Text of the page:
BY RENU MEHTA, BARCELONA
Barcelona is not only the city of Antonio Gaudi, but also of Picasso, one of the most renowned artists of the 20th century, who continues to reign supreme alongside Gaudi.
As we take a walk through the narrow lanes of the city that began from La Rambla, we also encounter the history of Picasso, born in Malaga in Spain in 1881. The artist was known for introducing cubism, a new concept at the time, in his paintings.
The guide walked us through the narrow streets to show us the house where the family lived, the studio where Picasso worked and the Art School he went to. Very distinctive is the lane called D’Avinyo that Picasso would visit with his friends very frequently.
“Picasso was very fond of visiting the ladies of Avino,” our guide said, saying the artist was fond of visiting prostitutes, a common thing at the time.
A large oil painting entitled Les Demoiselles d’Avignon (The Young Ladies of Avignon) painted by Picasso in 1907, showing five women illustrated in the nude in unconventional depiction, lends credence to the guide’s words.
The walking tour also takes participants to a restaurant owned by Pittara, a writer at the time and Picasso’s friend, where the intellectuals would gather. The tour then weaves through various streets painting a portrait of Picasso’s life as he lived it in Barcelona.
When he was very young, Picasso’s family moved from Malaga to La Coruna. When he was only 12 years old, the family moved once again, this time to Barcelona because his sister Conchita died and it is presumed the family wanted to flee from sad memories.
Belonging to a middle class family, Picasso’s father was a painter and art professor at the School of Crafts. It was Picasso’s father Ruiz who provided artistic training to his son, who showed an early interest in art, in drawing and oil painting. Picasso produced his first paintings that included portraits of his family and soon began to exhibit and sell his work when he was only 14 years old.
In Barcelona, Picasso’s father got a job in the School of Fine arts and requested the Academy to allow his son to sit for the advanced class. He was permitted to do that but first had to participate in the entrance examinations to showcase his talent.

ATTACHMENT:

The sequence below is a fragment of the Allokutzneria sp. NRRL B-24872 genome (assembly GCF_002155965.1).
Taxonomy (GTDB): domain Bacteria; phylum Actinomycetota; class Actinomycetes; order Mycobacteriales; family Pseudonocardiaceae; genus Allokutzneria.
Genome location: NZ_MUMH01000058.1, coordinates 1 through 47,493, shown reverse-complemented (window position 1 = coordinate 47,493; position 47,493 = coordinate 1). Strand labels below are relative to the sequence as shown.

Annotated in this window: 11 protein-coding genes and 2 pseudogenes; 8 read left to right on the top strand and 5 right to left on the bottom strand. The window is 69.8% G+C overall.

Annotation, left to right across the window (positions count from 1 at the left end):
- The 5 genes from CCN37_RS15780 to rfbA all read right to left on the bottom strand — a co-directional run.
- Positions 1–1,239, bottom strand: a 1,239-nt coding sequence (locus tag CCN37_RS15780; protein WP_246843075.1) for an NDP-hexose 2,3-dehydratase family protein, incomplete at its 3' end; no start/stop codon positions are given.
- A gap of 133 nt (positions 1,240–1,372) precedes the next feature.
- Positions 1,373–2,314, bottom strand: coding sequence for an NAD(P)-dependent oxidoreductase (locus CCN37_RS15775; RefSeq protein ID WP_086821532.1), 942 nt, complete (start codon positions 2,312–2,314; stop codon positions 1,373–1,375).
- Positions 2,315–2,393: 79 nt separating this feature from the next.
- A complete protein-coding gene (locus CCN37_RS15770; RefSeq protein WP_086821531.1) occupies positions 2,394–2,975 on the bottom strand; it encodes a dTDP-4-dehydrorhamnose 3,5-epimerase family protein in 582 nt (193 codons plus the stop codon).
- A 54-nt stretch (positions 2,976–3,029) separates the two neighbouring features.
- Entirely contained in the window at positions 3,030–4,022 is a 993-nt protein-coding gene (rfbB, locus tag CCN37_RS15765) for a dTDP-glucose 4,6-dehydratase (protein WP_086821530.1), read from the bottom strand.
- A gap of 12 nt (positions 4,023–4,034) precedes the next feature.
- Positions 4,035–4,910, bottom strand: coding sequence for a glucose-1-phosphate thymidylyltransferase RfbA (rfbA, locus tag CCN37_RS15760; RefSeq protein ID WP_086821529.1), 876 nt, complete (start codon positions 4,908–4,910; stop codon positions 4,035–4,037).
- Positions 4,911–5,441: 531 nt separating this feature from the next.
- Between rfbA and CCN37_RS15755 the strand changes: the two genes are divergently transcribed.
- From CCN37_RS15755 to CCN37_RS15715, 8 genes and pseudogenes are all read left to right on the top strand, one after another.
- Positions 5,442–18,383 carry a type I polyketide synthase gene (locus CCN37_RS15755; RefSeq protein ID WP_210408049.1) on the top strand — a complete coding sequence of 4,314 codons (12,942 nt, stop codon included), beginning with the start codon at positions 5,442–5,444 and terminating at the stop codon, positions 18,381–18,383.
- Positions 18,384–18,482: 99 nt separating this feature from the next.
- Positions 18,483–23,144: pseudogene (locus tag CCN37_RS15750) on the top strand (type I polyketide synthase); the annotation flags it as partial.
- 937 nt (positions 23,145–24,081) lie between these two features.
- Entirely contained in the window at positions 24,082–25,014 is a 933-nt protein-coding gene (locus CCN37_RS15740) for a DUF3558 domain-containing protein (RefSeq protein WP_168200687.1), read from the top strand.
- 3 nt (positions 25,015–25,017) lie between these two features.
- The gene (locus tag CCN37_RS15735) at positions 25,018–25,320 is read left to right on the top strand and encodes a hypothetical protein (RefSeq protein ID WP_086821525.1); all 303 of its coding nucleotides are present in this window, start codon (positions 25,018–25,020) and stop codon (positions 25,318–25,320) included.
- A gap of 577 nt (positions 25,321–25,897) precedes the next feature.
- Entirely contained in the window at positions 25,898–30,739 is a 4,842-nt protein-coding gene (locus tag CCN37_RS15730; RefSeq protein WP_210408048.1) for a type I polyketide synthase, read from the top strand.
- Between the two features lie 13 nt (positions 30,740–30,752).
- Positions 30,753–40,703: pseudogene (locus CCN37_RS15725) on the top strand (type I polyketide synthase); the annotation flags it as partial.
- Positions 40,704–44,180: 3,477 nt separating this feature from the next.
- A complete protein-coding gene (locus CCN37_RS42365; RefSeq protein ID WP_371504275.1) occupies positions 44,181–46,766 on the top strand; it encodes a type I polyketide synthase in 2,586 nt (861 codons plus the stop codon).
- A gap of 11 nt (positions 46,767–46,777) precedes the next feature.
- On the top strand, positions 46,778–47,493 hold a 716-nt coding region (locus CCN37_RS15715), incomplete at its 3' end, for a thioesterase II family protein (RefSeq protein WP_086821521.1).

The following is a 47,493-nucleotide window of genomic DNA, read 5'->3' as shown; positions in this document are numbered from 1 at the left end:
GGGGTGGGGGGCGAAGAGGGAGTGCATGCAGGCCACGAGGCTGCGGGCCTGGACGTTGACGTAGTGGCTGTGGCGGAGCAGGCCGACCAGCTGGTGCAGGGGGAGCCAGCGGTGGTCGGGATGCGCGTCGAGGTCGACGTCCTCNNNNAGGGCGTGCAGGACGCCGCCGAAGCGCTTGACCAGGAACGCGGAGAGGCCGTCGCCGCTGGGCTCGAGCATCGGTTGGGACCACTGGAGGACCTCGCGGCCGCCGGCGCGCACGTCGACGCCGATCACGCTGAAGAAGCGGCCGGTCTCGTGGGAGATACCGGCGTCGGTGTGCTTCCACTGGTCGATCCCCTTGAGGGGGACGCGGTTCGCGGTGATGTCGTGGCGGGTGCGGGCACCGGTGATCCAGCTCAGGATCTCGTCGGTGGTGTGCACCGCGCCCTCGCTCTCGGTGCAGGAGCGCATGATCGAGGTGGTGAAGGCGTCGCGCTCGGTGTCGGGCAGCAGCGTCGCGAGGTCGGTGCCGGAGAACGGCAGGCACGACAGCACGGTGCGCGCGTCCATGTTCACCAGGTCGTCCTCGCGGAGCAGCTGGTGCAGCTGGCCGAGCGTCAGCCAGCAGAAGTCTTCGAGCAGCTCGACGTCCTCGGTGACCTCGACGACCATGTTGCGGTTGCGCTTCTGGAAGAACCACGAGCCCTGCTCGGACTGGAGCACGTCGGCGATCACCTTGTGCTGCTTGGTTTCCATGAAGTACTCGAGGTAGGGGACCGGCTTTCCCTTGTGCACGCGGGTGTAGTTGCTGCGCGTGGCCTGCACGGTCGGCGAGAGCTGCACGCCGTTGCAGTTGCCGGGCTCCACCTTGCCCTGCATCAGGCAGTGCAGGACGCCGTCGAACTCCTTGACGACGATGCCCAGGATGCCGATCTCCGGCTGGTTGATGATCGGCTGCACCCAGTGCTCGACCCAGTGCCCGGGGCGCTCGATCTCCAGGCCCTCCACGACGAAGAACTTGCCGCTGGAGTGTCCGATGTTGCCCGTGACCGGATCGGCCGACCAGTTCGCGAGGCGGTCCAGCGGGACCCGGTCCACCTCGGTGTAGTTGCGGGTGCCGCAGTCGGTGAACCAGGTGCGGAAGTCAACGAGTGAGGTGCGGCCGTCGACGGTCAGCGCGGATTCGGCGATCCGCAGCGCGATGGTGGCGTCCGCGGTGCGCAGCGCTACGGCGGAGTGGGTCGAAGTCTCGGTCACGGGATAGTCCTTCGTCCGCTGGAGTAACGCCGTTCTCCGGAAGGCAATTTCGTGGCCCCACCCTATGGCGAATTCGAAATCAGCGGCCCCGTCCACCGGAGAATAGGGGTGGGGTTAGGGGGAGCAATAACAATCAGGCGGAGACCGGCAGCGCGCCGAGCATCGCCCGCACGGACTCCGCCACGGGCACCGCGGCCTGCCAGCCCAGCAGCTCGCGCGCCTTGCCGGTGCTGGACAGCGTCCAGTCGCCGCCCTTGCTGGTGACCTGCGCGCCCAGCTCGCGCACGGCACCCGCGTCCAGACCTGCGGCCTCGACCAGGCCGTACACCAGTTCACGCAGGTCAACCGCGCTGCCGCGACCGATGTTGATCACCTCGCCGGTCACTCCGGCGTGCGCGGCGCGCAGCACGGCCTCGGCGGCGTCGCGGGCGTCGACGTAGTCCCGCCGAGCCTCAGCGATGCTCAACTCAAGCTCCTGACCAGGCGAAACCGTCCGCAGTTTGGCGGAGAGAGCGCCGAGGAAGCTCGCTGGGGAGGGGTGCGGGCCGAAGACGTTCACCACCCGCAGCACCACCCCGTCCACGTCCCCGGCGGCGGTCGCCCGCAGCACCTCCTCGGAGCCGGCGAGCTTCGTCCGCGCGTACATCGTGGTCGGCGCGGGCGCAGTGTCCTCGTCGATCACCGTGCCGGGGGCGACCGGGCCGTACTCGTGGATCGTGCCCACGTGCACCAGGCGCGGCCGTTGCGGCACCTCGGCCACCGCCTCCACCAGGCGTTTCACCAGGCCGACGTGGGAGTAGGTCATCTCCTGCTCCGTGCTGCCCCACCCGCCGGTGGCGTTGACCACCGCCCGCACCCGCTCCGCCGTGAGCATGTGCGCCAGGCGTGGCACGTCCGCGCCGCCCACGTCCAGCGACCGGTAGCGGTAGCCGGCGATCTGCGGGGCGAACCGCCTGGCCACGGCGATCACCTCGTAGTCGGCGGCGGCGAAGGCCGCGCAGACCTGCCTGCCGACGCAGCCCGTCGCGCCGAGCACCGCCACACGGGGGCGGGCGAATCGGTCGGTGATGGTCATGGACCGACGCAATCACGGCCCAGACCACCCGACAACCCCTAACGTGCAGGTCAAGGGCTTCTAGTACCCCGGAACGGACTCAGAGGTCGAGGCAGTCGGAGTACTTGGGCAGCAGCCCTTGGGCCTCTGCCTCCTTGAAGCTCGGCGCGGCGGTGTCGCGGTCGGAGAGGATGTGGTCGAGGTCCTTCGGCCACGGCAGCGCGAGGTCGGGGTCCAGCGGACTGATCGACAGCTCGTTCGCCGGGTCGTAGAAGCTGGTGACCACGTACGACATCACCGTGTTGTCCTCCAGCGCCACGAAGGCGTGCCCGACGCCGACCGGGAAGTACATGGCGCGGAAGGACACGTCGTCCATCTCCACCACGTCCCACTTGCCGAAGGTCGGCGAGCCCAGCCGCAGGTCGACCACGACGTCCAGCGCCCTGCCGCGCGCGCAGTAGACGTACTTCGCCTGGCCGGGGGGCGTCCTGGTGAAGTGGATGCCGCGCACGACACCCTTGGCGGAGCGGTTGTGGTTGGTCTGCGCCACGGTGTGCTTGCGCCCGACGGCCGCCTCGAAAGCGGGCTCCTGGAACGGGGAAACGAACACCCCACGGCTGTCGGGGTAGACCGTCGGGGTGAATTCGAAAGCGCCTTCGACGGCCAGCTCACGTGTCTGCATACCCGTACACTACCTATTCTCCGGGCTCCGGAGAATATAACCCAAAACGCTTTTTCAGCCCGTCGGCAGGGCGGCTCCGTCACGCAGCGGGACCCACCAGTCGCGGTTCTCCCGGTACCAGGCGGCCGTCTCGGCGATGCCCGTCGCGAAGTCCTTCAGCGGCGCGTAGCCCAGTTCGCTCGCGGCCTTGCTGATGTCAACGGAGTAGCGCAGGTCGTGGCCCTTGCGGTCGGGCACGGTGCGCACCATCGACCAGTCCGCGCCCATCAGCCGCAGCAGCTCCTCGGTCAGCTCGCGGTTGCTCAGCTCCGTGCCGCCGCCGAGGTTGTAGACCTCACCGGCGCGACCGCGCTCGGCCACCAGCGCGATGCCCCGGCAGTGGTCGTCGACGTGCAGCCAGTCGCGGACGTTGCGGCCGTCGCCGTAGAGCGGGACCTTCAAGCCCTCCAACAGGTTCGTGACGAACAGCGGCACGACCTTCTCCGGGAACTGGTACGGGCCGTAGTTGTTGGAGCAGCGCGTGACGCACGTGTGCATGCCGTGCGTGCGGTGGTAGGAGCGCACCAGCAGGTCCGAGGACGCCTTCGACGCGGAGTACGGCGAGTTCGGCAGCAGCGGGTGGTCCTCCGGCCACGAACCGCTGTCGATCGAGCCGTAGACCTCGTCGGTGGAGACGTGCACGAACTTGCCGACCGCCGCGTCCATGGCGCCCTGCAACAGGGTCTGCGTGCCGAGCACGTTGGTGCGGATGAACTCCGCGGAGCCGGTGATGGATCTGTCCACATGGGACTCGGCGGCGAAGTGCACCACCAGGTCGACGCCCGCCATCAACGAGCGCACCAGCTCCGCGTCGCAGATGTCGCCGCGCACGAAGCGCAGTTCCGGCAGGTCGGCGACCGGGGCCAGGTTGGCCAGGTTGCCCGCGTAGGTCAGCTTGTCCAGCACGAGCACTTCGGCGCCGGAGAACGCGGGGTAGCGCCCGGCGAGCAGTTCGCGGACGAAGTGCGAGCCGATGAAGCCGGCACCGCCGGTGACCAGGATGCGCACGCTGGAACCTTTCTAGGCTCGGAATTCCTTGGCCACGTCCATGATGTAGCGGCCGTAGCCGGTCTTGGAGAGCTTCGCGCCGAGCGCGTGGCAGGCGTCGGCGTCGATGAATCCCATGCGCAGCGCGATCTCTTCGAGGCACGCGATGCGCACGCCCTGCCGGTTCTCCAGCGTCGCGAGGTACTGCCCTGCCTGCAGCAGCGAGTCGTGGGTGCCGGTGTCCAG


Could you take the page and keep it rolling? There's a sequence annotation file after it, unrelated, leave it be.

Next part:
“What took others to complete in a week, Picasso completed in a day,” said the guide.
At the age of 18, the artist wanted to come into his own and decided to quit academics. He argued with his father and moved into an apartment with a friend, getting his first studio and subsequent exhibition at the age of 18. Today, the two bedroom apartment that he rented is leased out to others for approximately 800 Euro a month.
Picasso was fond of painting landscapes of the neighbourhood. He also used to say that only beloved people need to be painted. His art has characters who resemble his father in the role of doctor.
The artist also went through the blue period – from 1901 to 1905 – when a friend commits suicide and Picasso breaks away from his family home.
‘Blue painting is a blue period when he breaks from family home. He cannot afford paints. It’s a period of sadness and madness.”
From 1905-1906, the art colours change from blue to pink. According to researchers, the artist is recovering. Getting success.
“There are new paintings like Harlequin and his artwork expressed the joy of life.”
In 1907, Picasso moved to Paris where he worked with the Russian ballets and met his first wife. There his art changed, portraying three dimensions. The figures have the geometric effect and each dimension is filled with a different colour. The body movements and leg movements in the paintings are different.
He did return to Barcelona with the Russian ballet in 1917, but after that never came back to Spain. He painted the Las Meninas and painted 60 paintings from memory because 20 years had passed since he was in Spain.
By 1956, the artist was rich and famous. He lived in the south of France and had married a second time. His art often depicted his own life. His dog Sasha is very prevalent in his paintings. His work was detailed and obsessive
Picasso never returned to Spain saying that as long as dictactor Franko was in power, he would not come back. Unfortunately, the dictactor outlived him.
Even though Picasso moved to the South of France and most of his paintings are housed in the Louvre, the Spaniards are very proud of Picasso, claiming him as their own invention. (visitbarcelona.com).